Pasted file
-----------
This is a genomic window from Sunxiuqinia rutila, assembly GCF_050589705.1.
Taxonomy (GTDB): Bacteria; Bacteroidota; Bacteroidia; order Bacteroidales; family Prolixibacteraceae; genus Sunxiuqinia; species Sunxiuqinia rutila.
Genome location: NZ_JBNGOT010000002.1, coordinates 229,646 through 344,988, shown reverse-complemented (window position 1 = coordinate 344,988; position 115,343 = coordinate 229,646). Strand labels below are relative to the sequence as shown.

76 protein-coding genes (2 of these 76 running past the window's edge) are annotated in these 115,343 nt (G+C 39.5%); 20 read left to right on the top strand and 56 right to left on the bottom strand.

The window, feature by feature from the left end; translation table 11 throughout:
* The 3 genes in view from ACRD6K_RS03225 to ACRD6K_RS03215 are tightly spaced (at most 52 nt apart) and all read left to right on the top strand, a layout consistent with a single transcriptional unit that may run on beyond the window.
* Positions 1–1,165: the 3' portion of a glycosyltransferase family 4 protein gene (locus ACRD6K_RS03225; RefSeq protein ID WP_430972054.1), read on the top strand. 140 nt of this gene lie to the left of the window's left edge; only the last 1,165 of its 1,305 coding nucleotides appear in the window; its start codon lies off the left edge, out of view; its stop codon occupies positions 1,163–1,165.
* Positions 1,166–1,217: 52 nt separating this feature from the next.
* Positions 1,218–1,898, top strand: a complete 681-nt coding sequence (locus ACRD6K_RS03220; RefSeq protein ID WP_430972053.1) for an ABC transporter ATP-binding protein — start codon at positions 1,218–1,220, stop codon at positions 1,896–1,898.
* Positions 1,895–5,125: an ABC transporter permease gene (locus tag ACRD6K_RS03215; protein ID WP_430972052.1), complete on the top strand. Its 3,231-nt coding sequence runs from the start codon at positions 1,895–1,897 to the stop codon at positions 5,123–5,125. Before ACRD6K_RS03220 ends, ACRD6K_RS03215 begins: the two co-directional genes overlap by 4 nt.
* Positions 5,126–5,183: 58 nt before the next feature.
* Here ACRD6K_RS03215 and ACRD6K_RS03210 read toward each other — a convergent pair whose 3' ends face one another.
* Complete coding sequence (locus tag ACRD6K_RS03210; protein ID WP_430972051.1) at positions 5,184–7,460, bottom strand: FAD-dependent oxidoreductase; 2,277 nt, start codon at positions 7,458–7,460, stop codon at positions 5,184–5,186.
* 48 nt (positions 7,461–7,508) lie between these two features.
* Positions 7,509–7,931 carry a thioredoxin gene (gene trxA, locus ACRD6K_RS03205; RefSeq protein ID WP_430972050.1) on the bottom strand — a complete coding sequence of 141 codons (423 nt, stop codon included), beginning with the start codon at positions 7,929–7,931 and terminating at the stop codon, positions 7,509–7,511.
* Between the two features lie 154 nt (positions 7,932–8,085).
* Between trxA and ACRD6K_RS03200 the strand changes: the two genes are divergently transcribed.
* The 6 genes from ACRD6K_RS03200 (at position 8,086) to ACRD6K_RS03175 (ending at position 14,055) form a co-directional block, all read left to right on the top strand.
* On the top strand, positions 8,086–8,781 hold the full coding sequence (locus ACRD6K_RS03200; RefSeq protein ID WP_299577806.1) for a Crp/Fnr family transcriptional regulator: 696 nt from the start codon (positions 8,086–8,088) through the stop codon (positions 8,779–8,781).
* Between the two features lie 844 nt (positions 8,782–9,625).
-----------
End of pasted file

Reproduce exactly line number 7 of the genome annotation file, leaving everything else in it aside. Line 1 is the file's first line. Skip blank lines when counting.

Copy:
* Positions 1–1,165: the 3' portion of a glycosyltransferase family 4 protein gene (locus ACRD6K_RS03225; RefSeq protein ID WP_430972054.1), read on the top strand. 140 nt of this gene lie to the left of the window's left edge; only the last 1,165 of its 1,305 coding nucleotides appear in the window; its start codon lies off the left edge, out of view; its stop codon occupies positions 1,163–1,165.